Multiplex PCR Guidelines for Multiplex PCR 5X Master Mix


  1. Reaction Setup: Non-specific primed synthesis during reaction setup and first heating cycle have been identified as a source of undesired products in some reactions. This can often be avoided by doing a manual “hot-start”. To carry out a manual hot-start, assemble reaction components except for the master mix and heat up to 95°C for 2 minutes, pause, add the master mix to the tube, and then immediately start PCR cycling.

    An alternative convenient manual “hot-start” can be carried out as follows: assemble all reaction components on ice, add the PCR Master Mix last and immediately transfer the reactions to a thermocycler preheated to the denaturation temperature (95°C).
  2. Template: The quality of the DNA template has a great impact on the PCR amplification. For DNA samples of high complexity such as human genomic DNA, we recommend 10 ng to 1 µg template DNA in a 50 μl reaction. For DNA of low complexity, such as lambda DNA or plasmid DNA, we recommend 10/pg to 10 ng template DNA in a 50 μl reaction.
  3. Primers:
    1. Primer Design
      Primer design is critical to successful multiplex PCR. Primers are generally 24-35 nucleotides in length and ideally have a GC content of 40-60% (preferably 50-60%). Try to avoid complementary sequences at the 3´ end of all primers, runs of three or more G/C at the 3´ end, and secondary structures within primers. Computer programs such as PrimerSelect™ (DNAStar Inc., Madison, MI) and Primer3 can be used to design or analyze single primer pairs. 

      The melting temperature of all primers for mPCR should be more than 60°C according to the formula Tm (°C) = 2 x (nA+nT) + 4 x (nG + nC). Primers with Tm higher than 68°C are preferred because the difference in Tm of primer pairs does not affect performance as much.
    2. Primer Quality and Molar Concentration
      Primers should be purchased desalted or HPLC-purified as the primer quality is a critical factor for good multiplex PCR. Primers should be dissolved in 0.5X TE buffer (5 mM Tris-HCl, 0.5 mM EDTA, pH 8.0) and the concentration should be accurately measured by a spectrophotometer. The molar concentration should be calculated using the molar extinction coefficient (ε260) and absorbance at 260 nm.
      Molar conc. of primers (M) = A260/ ε260
      ε260 = 0.89 x (nA x 15480 + nC x 7340 + nG x 11760 + nT x 8850) where n is the number of respective bases.
      For example, if a primer with 6A, 7C, 8G, and 9T, then its ε260 is 283,011 [0.89 x (6 x 15480 + 7 x 7340 + 8 x 11760 + 9 x 8850)].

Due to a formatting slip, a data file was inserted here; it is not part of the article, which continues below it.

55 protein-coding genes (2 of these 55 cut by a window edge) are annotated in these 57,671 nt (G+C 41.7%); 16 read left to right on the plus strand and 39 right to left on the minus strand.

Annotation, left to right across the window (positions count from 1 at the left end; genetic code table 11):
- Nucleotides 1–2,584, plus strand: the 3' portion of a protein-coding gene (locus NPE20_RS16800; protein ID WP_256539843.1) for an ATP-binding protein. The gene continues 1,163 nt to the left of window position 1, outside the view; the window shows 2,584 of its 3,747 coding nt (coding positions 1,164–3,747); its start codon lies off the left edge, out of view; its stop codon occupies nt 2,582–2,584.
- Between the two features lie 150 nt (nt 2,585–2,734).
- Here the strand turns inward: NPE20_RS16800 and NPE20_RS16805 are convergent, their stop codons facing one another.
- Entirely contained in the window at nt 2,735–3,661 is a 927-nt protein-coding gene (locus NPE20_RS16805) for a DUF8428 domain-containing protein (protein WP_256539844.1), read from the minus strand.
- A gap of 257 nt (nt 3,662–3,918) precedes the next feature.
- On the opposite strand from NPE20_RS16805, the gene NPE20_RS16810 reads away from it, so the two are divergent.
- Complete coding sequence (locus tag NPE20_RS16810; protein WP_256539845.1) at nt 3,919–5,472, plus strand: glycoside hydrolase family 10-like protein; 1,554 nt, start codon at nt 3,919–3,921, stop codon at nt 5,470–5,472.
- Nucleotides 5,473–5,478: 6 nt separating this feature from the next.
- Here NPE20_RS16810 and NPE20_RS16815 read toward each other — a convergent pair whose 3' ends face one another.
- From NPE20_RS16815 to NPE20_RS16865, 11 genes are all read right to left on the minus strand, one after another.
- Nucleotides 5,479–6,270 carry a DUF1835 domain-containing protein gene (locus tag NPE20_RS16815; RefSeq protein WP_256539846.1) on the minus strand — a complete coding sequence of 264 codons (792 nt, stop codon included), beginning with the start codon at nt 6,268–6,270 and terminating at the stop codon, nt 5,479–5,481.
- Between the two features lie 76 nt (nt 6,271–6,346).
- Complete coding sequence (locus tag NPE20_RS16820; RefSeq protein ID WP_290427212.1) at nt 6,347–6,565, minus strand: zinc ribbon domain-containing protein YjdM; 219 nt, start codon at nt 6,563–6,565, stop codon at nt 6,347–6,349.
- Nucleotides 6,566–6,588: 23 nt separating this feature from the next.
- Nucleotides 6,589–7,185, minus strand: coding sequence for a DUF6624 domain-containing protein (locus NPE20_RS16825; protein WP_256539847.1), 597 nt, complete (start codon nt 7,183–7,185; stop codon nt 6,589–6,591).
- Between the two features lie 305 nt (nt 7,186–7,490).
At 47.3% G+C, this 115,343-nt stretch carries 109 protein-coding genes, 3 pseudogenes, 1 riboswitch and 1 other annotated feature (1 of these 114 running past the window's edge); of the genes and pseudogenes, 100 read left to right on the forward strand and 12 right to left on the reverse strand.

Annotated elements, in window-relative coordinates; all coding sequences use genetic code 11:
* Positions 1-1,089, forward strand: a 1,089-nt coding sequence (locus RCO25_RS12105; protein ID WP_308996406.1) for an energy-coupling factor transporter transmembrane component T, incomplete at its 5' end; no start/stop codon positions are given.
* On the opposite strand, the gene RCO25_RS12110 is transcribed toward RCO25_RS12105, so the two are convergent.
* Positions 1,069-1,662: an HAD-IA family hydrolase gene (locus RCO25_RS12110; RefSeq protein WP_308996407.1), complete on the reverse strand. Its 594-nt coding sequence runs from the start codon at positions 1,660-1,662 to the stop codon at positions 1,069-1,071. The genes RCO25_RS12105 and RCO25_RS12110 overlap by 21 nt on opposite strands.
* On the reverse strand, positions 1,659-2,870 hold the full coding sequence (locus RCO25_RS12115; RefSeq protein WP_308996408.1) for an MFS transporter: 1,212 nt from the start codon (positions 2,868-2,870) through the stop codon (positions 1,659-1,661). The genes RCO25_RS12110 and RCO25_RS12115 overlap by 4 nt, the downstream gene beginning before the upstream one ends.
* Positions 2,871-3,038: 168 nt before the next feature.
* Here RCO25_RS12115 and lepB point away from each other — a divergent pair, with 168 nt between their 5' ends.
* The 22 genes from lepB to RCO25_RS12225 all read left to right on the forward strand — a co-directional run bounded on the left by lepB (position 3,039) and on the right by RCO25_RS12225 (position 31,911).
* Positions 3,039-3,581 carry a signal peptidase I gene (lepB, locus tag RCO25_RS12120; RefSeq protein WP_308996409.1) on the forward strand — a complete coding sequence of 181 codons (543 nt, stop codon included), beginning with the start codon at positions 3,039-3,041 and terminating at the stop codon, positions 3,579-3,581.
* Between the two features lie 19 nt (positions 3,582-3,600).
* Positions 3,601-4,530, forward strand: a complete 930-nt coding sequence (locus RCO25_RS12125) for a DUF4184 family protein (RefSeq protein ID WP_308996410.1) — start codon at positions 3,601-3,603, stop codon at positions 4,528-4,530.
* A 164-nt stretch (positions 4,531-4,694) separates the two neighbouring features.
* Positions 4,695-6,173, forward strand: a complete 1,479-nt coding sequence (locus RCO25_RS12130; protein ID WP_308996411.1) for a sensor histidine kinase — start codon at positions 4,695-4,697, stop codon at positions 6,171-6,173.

Adjust the concentration of the primer stock to 50 μM (store at -20°C to -80°C). Mix all primers at equimolar concentration to 1 μM in 0.5X TE buffer and store in small aliquots at -20°C or -80°C. Repeated freeze-thaw cycles should be avoided since they may lead to primer degradation.
      The final concentration of each primer in a typical mPCR is between 0.05-0.4 μM. In most cases, a final concentration of 0.15 μM gives satisfactory results. Increasing the primer concentration up to 0.4 μM may increase the yield.
      The Multiplex PCR 5X Master Mix is used at a final concentration of 1X in most cases; however, in some cases, the Multiplex PCR 5X Master Mix can be used as low as 0.8X or up to final 1.5X to increase product yields.
    3. Annealing temperature
      Single-plex PCR should be first performed for each pair of primers, testing a gradient of annealing temperature to determine the optimal conditions. If the single-plex PCR gives non-specific PCR bands or very low yield, the primers should be re-designed since they are unlikely to perform well in mPCR. In multiplex PCR, choose an annealing temperature that allows all the single-plex reactions to give specific products.

      If you cannot perform temperature-gradient PCR reactions, 60°C is a good starting point. If some bands are missing, lower annealing temperature in 1.5°C steps. If non-specific bands exist, increase annealing temperature in 1.5°C steps.

  4. Reaction Parameters:
    1. Mg++ and additives
      The Mg++ concentration in the Multiplex PCR 5X Master Mix is 12.5 mM, which gives a final 2.5 mM at 1X in PCR reactions. This gives satisfactory amplification of most amplicons. However, Mg++ can be further optimized in 0.5-1.0 mM increments using MgCl2

      For some difficult targets such as GC-rich sequences, additives such as, DMSO (3), may be included to improve amplification.
    2. Denaturation
      An initial 1-2 min denaturation at 95°C is recommended prior to PCR cycling to fully denature the DNA.

      Subsequent denaturation cycles should be 5-30 sec.
    3. Annealing
      The annealing step is typically 30 sec to 1 minute. Annealing temperature can be optimized by doing a temperature gradient PCR starting 5°C below the calculated Tm. We recommend using NEB's Tm Calculator to determine appropriate annealing temperatures for PCR.
    4. Extension
      The recommended extension 68°C. Extension time is based on the size of the largest amplicon in the mPCR reaction. An extension rate of 1 minute per kb is recommended for multiplex PCR reactions with five pairs of primers or less and 2 minutes per kb for multiplex PCR reactions with more than six pairs of primers. A final extension of 5 minutes at 68°C is recommended.
    5. Cycle number
      Generally, 30-35 cycles yield sufficient product. Up to 40 cycles may be required to detect low-copy-number.
    6. 2-step PCR
      When primers with annealing temperatures above 60°C are used, a 2-step PCR protocol is possible.
      Initial Denaturation    95°C    1 minute
      30-40 Cycles 95°C
      20 seconds
      1-2 minutes/kb
      Final Extension 68°C 5 minutes
      Hold 4-10°C